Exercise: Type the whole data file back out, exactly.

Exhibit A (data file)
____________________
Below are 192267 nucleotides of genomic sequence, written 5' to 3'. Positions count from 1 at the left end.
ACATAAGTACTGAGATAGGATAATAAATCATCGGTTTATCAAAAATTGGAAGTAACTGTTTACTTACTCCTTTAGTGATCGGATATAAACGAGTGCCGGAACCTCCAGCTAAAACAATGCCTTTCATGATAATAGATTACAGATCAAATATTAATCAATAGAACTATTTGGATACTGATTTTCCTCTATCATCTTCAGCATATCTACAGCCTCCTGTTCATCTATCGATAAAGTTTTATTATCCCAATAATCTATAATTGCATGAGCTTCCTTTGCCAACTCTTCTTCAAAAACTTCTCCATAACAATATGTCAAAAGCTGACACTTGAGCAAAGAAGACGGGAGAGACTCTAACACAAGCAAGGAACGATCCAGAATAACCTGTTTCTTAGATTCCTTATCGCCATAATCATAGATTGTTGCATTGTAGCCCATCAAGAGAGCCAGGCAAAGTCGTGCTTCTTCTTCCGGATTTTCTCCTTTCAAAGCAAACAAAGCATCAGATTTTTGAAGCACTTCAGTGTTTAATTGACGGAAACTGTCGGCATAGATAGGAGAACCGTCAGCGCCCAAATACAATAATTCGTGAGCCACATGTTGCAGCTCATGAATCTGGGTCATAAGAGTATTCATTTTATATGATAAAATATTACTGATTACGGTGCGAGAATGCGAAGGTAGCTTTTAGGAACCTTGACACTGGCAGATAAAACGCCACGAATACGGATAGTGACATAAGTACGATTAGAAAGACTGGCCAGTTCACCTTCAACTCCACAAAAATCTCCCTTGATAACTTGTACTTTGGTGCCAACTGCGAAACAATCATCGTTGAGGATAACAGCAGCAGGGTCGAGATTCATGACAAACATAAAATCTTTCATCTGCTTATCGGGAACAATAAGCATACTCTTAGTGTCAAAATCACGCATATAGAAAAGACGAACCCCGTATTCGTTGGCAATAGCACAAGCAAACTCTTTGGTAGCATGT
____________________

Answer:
Below are 192267 nucleotides of genomic sequence, written 5' to 3'. Positions count from 1 at the left end.
ACATAAGTACTGAGATAGGATAATAAATCATCGGTTTATCAAAAATTGGAAGTAACTGTTTACTTACTCCTTTAGTGATCGGATATAAACGAGTGCCGGAACCTCCAGCTAAAACAATGCCTTTCATGATAATAGATTACAGATCAAATATTAATCAATAGAACTATTTGGATACTGATTTTCCTCTATCATCTTCAGCATATCTACAGCCTCCTGTTCATCTATCGATAAAGTTTTATTATCCCAATAATCTATAATTGCATGAGCTTCCTTTGCCAACTCTTCTTCAAAAACTTCTCCATAACAATATGTCAAAAGCTGACACTTGAGCAAAGAAGACGGGAGAGACTCTAACACAAGCAAGGAACGATCCAGAATAACCTGTTTCTTAGATTCCTTATCGCCATAATCATAGATTGTTGCATTGTAGCCCATCAAGAGAGCCAGGCAAAGTCGTGCTTCTTCTTCCGGATTTTCTCCTTTCAAAGCAAACAAAGCATCAGATTTTTGAAGCACTTCAGTGTTTAATTGACGGAAACTGTCGGCATAGATAGGAGAACCGTCAGCGCCCAAATACAATAATTCGTGAGCCACATGTTGCAGCTCATGAATCTGGGTCATAAGAGTATTCATTTTATATGATAAAATATTACTGATTACGGTGCGAGAATGCGAAGGTAGCTTTTAGGAACCTTGACACTGGCAGATAAAACGCCACGAATACGGATAGTGACATAAGTACGATTAGAAAGACTGGCCAGTTCACCTTCAACTCCACAAAAATCTCCCTTGATAACTTGTACTTTGGTGCCAACTGCGAAACAATCATCGTTGAGGATAACAGCAGCAGGGTCGAGATTCATGACAAACATAAAATCTTTCATCTGCTTATCGGGAACAATAAGCATACTCTTAGTGTCAAAATCACGCATATAGAAAAGACGAACCCCGTATTCGTTGGCAATAGCACAAGCAAACTCTTTGGTAGCATGT